MassUltra Roundup: Forbidden Forest and Catocin 50K

New England has been nearly silent in terms of in-person ultramarathons since the COVID-19 pandemic forced races and economies to shut down in March. As cities, states and local economies have begun to reopen, so too have ultras. In New England, that included the Forbidden Forest 30-Hour Ultra on June 27-28 in Stratford, Conn., where 46 runners took part in the event on a loop course. Additionally, a few runners from the region journeyed a little further south to Maryland for the Catocin 50K, so we have that included, too, in this edition of the roundup.

Forbidden Forest 30-Hour Ultra

After three months of waiting to find out if their training plans would pay off and a race would actually take place during the pandemic, 46 runners stepped to the starting line of the Forbidden Forest 30-Hour Ultra on Saturday, June 27, and satiated their trail-running desire for as long as they could at the Roosevelt Forest in Stratford, Conn.

All but two runners logged ultramarathon mileage. Thirty runners completed at least 50 miles with 10 of them surpassing the 100-mile mark on the 2.23-mile loop course.

Jeremy Shafer, 43, of New Hartford, Conn., led the overall field with 109.27 miles, followed one loop behind by 42-year-old Ben Brucker of Springdale, Pa., with 107.04 miles and 42-year-old Eric Ciocca of Northampton, Mass., with 104.81 miles. Six more men also broke the 100-mile mark, including New England residents Victor Pereira, 41, of Foxboro, Mass.; David Maher, 35, of Norwich, Conn.; Frank Judge, 50, of Scituate, Mass.; and Daniel Cramer, 39, of Norwalk, Conn. The lone woman to reach the 100-mile mark was 43-year-old Katie Shumeyko of Pompton Plains, N.J., who logged 100.35 miles.

Runners from the region who surpassed the 50-mile mark included third overall woman Tek Ung, 38, of Cranston, R.I., who logged 78.05 miles; James Kyer, 43, of Bridgeport, Conn. (75.82 miles); John Sudol, 27, of Harwinton, Conn. (71.36 miles); Mark Lamson, 48, of Foxboro, Mass. (64.67 miles); Luis Rodriguez, 28, of Stamford, Conn. (62.44 miles); Nina Smith, 51, of Stratford, Conn. (62.44 miles); Sally Campbell, 62, of Shelton, Conn. (60.21 miles); Christina Kennedy, 36, of Douglas, Mass. (53.52 miles); Anthony Criscuolo, 37, of Milford, Conn. (53.52 miles); David Desantis, 46, of Foxboro, Mass. (51.29 miles); Nick Volturno, 47, of East Haddam, Conn. (51.29 miles); Rebecca Eleck Bruce, 38, of Middlebury, Conn. (51.29 miles); and Mary Ellen Perry, 49, of Tarrifville, Conn. (51.29 miles).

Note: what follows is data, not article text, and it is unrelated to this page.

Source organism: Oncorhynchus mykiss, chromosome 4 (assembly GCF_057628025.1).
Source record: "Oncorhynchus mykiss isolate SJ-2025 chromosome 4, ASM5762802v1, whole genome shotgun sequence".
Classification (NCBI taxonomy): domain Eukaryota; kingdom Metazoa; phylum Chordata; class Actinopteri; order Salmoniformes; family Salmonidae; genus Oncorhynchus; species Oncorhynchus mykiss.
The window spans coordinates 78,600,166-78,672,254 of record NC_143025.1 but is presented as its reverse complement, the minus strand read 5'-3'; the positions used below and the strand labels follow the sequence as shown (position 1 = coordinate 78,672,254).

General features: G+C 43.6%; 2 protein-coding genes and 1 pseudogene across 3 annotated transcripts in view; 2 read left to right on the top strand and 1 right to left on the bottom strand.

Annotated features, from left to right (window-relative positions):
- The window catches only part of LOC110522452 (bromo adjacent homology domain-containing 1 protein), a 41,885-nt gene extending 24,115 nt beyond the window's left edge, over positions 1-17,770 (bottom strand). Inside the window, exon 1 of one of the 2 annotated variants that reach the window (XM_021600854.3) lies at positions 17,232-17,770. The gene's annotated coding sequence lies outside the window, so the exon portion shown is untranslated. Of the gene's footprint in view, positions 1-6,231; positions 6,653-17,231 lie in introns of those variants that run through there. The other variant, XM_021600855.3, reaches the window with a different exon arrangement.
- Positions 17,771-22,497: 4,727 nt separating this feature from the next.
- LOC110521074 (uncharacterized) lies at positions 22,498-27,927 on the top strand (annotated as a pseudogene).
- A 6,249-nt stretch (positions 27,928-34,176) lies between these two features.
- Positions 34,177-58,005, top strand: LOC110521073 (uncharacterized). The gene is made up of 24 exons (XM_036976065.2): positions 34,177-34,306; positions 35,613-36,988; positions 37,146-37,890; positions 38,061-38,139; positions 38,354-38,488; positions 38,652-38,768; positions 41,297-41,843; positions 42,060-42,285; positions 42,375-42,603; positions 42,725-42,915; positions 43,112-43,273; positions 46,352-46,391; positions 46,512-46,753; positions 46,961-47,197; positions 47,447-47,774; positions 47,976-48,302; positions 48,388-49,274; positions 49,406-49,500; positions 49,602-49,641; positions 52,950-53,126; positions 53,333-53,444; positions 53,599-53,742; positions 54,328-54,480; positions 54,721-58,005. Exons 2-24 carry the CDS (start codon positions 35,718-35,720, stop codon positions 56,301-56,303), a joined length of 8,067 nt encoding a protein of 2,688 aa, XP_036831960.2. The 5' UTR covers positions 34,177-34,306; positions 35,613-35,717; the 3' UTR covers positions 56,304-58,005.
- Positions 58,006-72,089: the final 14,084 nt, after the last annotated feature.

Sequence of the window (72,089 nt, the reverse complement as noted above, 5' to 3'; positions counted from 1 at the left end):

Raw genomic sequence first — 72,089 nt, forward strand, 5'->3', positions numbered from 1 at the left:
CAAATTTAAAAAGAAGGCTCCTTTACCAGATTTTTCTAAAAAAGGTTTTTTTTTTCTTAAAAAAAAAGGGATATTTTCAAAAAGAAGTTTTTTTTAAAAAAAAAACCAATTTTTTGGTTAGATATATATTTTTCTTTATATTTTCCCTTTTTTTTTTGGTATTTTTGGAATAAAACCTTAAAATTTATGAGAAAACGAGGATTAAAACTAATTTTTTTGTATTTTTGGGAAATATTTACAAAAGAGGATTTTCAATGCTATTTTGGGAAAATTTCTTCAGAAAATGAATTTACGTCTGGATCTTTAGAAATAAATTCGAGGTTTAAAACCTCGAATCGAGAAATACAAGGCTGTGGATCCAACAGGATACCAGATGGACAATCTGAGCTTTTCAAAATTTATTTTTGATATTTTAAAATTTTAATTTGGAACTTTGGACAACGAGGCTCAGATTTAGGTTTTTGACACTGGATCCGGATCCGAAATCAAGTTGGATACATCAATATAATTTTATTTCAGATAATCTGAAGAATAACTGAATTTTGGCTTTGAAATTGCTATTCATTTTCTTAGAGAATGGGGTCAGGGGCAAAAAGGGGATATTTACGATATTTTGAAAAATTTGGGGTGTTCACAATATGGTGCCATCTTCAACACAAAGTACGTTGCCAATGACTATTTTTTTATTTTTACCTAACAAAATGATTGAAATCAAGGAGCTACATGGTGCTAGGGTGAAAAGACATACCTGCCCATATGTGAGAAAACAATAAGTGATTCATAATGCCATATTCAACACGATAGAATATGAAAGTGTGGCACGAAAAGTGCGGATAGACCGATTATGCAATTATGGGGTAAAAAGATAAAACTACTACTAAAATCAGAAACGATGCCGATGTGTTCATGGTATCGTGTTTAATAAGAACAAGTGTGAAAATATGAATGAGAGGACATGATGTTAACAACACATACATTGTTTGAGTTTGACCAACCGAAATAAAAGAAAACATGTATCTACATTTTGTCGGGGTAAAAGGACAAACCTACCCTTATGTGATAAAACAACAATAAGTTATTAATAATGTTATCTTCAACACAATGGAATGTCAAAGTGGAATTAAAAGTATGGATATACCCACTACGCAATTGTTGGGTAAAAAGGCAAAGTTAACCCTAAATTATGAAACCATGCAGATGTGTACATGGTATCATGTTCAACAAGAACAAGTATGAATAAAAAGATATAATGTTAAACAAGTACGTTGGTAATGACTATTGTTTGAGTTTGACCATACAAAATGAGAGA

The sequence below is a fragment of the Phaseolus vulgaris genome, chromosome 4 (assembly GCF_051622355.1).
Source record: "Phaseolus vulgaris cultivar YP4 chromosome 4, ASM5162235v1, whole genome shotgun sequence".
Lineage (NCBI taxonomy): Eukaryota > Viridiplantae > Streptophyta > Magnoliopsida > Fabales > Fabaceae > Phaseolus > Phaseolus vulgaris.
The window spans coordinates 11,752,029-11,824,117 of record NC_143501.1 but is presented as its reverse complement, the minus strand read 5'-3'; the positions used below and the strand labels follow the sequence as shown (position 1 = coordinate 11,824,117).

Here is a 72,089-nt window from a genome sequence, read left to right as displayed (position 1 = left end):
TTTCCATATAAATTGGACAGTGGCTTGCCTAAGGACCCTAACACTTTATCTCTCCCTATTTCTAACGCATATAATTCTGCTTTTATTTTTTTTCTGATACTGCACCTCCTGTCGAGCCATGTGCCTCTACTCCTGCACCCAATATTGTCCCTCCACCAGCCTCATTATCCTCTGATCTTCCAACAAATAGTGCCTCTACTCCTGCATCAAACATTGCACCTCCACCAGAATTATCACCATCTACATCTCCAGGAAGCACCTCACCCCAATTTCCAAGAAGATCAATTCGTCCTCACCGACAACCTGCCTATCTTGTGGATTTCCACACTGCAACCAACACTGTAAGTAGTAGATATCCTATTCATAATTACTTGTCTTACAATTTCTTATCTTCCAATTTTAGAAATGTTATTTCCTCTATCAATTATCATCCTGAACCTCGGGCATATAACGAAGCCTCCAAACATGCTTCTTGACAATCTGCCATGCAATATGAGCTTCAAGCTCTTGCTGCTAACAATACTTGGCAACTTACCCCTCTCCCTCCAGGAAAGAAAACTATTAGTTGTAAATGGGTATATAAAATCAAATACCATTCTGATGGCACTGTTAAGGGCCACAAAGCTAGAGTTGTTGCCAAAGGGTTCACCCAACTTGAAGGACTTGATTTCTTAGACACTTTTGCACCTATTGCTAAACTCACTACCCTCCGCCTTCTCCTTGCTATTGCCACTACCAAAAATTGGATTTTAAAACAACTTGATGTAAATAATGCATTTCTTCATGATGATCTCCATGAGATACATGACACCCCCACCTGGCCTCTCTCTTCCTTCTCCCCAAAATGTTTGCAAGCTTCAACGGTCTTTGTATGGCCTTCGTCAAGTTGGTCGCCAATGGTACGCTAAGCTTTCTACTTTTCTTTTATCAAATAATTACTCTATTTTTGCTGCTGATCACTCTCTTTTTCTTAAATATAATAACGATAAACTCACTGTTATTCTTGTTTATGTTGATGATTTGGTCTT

Catocin 50K

As trail ultras slowly resume in the United States, race directors are tinkering with ways to modify their events to make them safer for runners and volunteers during the pandemic. The Catocin 50K enacted several creative modifications to enable its 25th running to take place on Saturday, July 11, at Cunningham Falls State Park in Frederick, Md.

Changes enacted included not distributing race bibs to runners, cancellation of the post-race meal, removal of an official starting line, and requiring runners to self-report their results after completing the extremely rocky out-and-back course. Additionally, runners and volunteers had masks or bandanas to cover their mouths and noses while in close contact with others.

A total of 69 runners finished the race, led by 44-year-old Aaron Ellison of Ellicott City, Md., who topped the men’s field in 5:58:02 and 19-year-old Rylee Schwee who led the women in 6:53:48. Only 10 runners finished in less than seven hours.

Four New England residents were among the finishers, with 54-year-old Mark Conley of North Kingstown, R.I., leading the regional crew by placing 29th overall in 8:08:39. Additionally, 46-year-old Ilya Bass of Weston, Mass., finished 44th in 8:44:50; 65-year-old John Peabody of Wakefield, R.I., was 47th in 8:49:39; and 55-year-old Lisa Peabody of Wakefield, R.I., finished 50th in 8:53:19.

*Editor’s Note: Results are found on a variety of sites, including ultrasignup.com, UltraRunning Magazine, and official race websites. We do the best we can to find as many results as possible to report on and recognize the local ultrarunning community.

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